Postpartum Depression Treatment
Postpartum depression may be one of the most under-recognized and under-treated disorders. Yet, it impacts the lives of hundreds of thousands of new mothers. This video looks at those who are at greatest risk of postpartum depression as well as ground breaking research into treatment for PPD.
Announcer: The biological changes in mothers –all mothers- after childbirth are very significant and important. But for some parents, this postpartum period can lead to a type of depression thought to be associated with drastic changes in hormone levels. Post partum depression is estimated to affect, perhaps, as many as 13-percent of all new mothers.
Dr. Peter Schmidt: So each year in the United States there are approximately half a million women who are at risk of developing postpartum depression. So, clearly this is an important condition to the public health of this country, these are prevalent conditions that are associated with considerable morbidity.
Kathleen O’Leary: Many women, probably at least fifty percent, experience what are called the baby blues for a week or two after giving birth where women may feel tearful… may feel emotionally very sensitive… may feel overwhelmed…not like themselves. And this is not unusual. If these symptoms go on for more than two weeks or become more intense or women start experiencing some of the other symptoms of depression, then they should really seek help.
Announcer: What started out as sleep deprivation issues transformed into more serious problems for one young mother who decided to participate in clinical research at the National Institute of Mental Health.
Patient: It was painful. When I think back it makes me sad because I wasn’t able to enjoy him as a newborn. Things got a little more intense with him not sleeping through the night and I just became a zombie. I kind of ignored it at first and then there was this one day I was in the kitchen I remember I was chopping onions I was making dinner and the thought came naturally and that’s what shocked me. I should just chop my fingers off or just chop my wrist off and that was just such a morbid thought. It scared me.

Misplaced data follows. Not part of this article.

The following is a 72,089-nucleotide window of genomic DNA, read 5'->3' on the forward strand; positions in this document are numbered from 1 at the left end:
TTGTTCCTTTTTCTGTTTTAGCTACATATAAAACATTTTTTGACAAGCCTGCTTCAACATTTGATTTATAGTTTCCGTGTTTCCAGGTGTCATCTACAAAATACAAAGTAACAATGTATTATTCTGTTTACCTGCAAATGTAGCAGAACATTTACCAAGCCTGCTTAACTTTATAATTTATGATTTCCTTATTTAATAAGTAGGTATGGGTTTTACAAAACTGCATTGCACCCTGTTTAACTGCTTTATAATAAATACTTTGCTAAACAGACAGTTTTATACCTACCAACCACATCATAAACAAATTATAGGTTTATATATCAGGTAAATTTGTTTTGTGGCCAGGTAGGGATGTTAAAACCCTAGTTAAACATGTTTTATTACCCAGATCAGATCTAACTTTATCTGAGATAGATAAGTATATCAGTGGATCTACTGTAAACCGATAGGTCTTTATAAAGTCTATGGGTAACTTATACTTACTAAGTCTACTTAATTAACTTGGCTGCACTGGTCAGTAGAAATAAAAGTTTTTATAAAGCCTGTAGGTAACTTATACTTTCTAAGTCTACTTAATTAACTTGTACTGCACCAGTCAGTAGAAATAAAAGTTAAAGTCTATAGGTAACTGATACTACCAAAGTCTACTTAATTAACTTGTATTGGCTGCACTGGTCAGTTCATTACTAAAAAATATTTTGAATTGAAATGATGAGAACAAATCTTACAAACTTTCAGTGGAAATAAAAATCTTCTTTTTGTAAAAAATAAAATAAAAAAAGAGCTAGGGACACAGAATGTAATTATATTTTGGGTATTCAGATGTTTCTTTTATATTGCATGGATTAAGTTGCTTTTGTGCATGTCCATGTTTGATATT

Kathleen O’Leary: If someone feels that they would be better off dead or that others would be better off without them, then that is the most serious sign that means that a medical professional needs to be consulted about this as soon as possible.
Announcer: Research has shown some women are at greater risk of experiencing postpartum depression including women who have had postpartum depression with a previous child. Women who have had depression, whether treated or untreated, at another time in their lives. As well as women who have bipolar disorder. Dr. Peter Schmidt and his fellow investigators at NIMH have conducted extensive research into postpartum depression its causes and possible treatments. Current research includes the indication that estradiol, a form of estrogen, has a rapid antidepressant effect on women with postpartum depression.
Dr. Peter Schmidt: Because of our earlier work it suggested that declining levels of estrogen during the postpartum around delivery might contribute to triggering the onset of depression. And there had been some preliminary open trials showing that estradiol may have an effective antidepressant action in some of these women. So, we have a study now in which we’re using estradiol, physiological levels, so comparable to what a woman would be exposed to during her normal cycle and we give that in a controlled trial to women who have current postpartum depression.
Announcer: The possibility of successful hormone treatment along with effective therapy has been very encouraging for many women.
Patient: I’m doing much better- much better. I’m more coherent in my thoughts. I can take a step back when the baby’s really upset and not get so frustrated or angry at him. He deserved a better mom and I think I’m that better mom for him now.
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